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What do you eat? Where do you buy it? Where is it from? How much do you throw away? Think for a moment on these questions and then take a second to feel the following words: sustainable, ecological, regional, national, traditional, natural. Did you have any reaction to them, any associations – a picture, a memory, a taste?
With global warming, rising energy and production costs, supply shortages of raw materials and pollution being constant topics in politics and society, most of us have developed a keen awareness of these topics and the listed claims. Words like "sustainable", "environmentally friendly" and "regional" may trigger emotions that influence our day-to-day life, our consumption behaviour, and thus the food we choose. Naturally, these words are being heavily exploited in advertising.
What specific messages do they convey to the consumer? Does every consumer picture the same benefit? What are these claims based on?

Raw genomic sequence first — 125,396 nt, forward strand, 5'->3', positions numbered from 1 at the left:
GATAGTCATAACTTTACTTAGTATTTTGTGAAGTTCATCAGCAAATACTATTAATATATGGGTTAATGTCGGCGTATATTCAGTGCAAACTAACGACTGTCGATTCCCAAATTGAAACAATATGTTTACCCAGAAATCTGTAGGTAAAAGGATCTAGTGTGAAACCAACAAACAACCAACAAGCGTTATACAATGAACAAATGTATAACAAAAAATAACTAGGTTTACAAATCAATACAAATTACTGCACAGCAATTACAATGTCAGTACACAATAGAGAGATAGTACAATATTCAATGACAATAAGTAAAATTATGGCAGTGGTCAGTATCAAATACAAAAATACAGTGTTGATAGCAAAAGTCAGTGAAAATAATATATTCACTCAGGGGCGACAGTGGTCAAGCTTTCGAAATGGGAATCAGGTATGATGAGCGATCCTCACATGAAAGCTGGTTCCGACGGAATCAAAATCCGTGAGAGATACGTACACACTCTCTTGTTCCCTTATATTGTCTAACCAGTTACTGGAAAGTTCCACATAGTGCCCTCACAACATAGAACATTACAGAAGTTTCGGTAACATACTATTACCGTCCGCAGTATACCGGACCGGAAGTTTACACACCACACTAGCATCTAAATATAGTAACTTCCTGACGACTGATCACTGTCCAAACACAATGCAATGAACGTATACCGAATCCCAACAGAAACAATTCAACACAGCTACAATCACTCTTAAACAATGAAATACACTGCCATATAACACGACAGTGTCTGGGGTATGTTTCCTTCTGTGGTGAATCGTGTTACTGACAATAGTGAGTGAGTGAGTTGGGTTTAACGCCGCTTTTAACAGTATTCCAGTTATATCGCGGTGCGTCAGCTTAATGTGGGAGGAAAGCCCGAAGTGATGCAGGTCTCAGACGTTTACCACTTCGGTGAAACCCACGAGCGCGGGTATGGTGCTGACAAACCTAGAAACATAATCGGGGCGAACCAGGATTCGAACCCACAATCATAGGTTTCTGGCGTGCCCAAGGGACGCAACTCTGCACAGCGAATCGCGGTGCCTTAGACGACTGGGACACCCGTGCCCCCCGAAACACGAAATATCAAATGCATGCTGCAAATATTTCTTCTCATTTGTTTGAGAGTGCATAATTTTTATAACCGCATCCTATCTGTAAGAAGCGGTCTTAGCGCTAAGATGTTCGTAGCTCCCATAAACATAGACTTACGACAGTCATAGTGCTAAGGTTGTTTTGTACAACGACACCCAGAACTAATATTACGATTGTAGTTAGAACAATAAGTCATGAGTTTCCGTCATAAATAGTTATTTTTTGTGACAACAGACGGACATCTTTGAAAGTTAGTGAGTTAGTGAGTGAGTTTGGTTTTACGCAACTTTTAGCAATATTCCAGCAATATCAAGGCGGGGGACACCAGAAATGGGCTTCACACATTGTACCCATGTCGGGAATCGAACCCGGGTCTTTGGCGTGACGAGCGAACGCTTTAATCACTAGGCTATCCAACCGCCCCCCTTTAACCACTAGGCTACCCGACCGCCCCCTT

For example, "sustainable food" is arguably a product of sustainable agriculture, taking into account soil regeneration, reduced greenhouse emissions, conserved water resources, etc. An Austrian court, however, decided years ago that consumers did not go so far as to consider soil regeneration, reduction of emissions and so on. Consumers simply believed that "sustainable" meant "organic". Although this decision can hardly be upheld today (or at least it should not), this understanding is not uncommon among European countries.
A vertical garden uses at least 90 % less space and water to produce lettuce, for example, than does conventional gardening. While this is by all means "sustainable", does it mean that conventional agriculture can no longer be "sustainable" because the bar has been set so high? What about other products, like drinking bottles? Which is more sustainable and eco-friendlier: a glass bottle or a PET-bottle? Glass bottles are heavier, meaning the longer the delivery route, the less eco-friendly they are. Some would argue that reusable PET-bottles are altogether eco-friendlier than glass bottles, even though plastic products are a large contributor to pollution.
These are just a few examples out of many, all of them emotionally charged, all something consumers look for without really knowing what they mean, most not legally regulated.